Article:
“Journalism, one thought was for educating the people, and not for satisfying their curiosity by any feedback.

“The lack of independence of the journalists is the main weakness of journalism today. That is on account of corporatocracy is undisputed. It can only be cured by the ownership of the media by the journalists themselves either through co-operative or company structure. The venture will succeed, if the journalist concentrates on journalism, and hand-over the administrative and business part to the professional managers. The Le Monde of France may serve as an example.”

Photograph: courtesy Outlook

Also read: The editor who decline the Padma Bhushan

Also read: Editors Guild backs Times Now in libel case

HT springs to TOI’s support in Times Now libel case

Another substandard post by unqualified journo

14 March 2013

He hasn’t quite spelt out which colleges we should go to, what subjects and courses we should take, in which language, or what pass-percentage is OK.

At least not yet.

But Press Council of India chairman Justice Markandey Katju‘s “order” on “some legal qualification” before one can enter the profession of journalism has been met with near-unanimous ridicule from mediapersons.

***

In the Hindu, Outlook* chairman Vinod Mehta calls the move “absolute rubbish”:

“Some of the greatest journalists the world has produced have been without university degrees. I am a BA fail and was academically the most undistinguished student in school and college. And I haven’t done too badly.”

NDTV group editor Barkha Dutt, who has journalism degrees from Jamia Milia and Columbia school of journalism:

“The best training is on the field. While I can see the arguments about ‘declining standards and quality in journalists’, I do not believe the answer was in ‘more degrees’. (paraphrased)

Sashi Kumar of the Asian college of journalism:

“Most hard-nosed reporters who do unconventional beats, break scoops and exposes, are in the regional language press. And they are not necessarily MAs or PhDs. This is an ill-considered move and reflects Justice Katju’s ignorance about the field, and strikes at the root of freedom of expression.”

***

In a letter to the editor of The Hindu, the veteran sports correspondent Partab Ramchand writes:

“It might be relevant to mention that I am a matriculate (second class) and I joined the profession virtually straight from school nearly 45 years ago without any training whatsoever in journalism and with just a knowledge of sports which I followed closely from my school days.

“I never saw the portals of a college and have never felt any regret in this regard.

“I have worked in various leading newspaper groups, heading the sports department on a couple of occasions, have gone on international assignments and am an author of 10 books on cricket. I fully endorse Barkha Dutt’s view that the best training is on the field which is exactly what I went through.”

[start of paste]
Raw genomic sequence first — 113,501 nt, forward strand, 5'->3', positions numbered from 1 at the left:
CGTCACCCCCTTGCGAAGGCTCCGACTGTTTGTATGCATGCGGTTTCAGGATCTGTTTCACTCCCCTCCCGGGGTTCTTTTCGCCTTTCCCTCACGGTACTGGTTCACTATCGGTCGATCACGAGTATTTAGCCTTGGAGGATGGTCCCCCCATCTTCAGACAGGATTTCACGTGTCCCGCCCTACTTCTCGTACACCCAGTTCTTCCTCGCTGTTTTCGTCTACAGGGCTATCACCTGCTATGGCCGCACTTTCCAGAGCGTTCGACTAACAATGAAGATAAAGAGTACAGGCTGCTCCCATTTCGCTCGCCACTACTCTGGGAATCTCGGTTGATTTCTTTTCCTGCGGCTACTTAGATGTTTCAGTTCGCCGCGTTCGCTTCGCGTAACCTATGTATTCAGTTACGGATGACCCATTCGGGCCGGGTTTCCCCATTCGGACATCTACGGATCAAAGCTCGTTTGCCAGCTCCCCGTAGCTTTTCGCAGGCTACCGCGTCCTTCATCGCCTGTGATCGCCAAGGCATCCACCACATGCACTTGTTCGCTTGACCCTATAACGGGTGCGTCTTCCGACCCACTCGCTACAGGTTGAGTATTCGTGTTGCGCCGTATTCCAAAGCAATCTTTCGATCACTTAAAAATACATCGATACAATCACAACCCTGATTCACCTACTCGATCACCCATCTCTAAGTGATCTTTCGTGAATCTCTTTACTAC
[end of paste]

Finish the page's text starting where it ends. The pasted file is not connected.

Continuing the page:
* Disclosures apply

Infographic: courtesy The Times of India

Also read: ‘I have a poor opinion of most media people’

Editors’ Guild of India takes on Press Council chief

TV news channel editors too blast PCI chief

Has Justice Katju been appointed by Josef Stalin?

Justice Katju ‘sorry’ for calling journos idiots

Bonus: How much is one divided by zero? Don’t ask

In case you can’t believe what you’re seeing…

26 October 2012

‘I have a poor opinion of most media people’

31 October 2011

The Press Council of India (PCI), a statutory body for “preserving the freedom of the press and maintaining and improving the standards of newspapers and news agencies”, has a new chairman: Justice Markandey Katju, a former judge of the Supreme Court of India.

In an interview with Karan Thapar for CNN-IBN’s weekly programme Devil’s Advocate, Justice Katju, known for his “mayhem, humour and quotability” in the courtroom and his long, ponderous newspaper articles, lets loose:

Karan Thapar: In a recent interaction with newspaper and TV editors, you said the media have become irresponsible and wayward, and that the time has come when some introspection is required. Are you disappointed with the media?

Justice Katju: Very disappointed with the media. I have a poor opinion about the media. I mean this. They should be working for the interests of the people. But they are not working for the interests of the people and sometimes, politically, they are working in an anti-people manner.

You have said one of the basic tasks of the media is to provide truthful and objective information to form rational opinions. Is that not happening altogether or is it not happening sufficiently?

You must first understand the historical context. India is passing through a transitional period in our history. Transition from a feudal-agricultural to a modern-industrial society. This is a painful and agonising period. When Europe was passing through this period, media played a great role. It was a great help in transforming European society.

Is that not happening in India?

No. Just the reverse….

Indian media is very often playing an anti-people role. One, it diverts the attention of the people from the real problems, which are basically economic. 80% people are living in horrible poverty, unemployment, facing price rise, healthcare. You divert attention from those problems and instead you parade parade film stars, fashion parades, cricketers, as if they are the problems.

Two, very often the media (deliberately) divides the people (on religious lines). This is a country of great diversity because it is a country broadly of immigrants. We must respect each other and remain united. After every bomb blast, almost every channel report that Indian Mujahidin or Jaish-e-Mohammed or Harkatul-jihad-e-islam have sent e-mails or SMS claiming responsibility. Now an e-mail can be sent by any mischievous person, but by showing this on TV channels and next day in the newspapers the tendency is to demonise all Muslims in the country as terrorists and bomb throwers.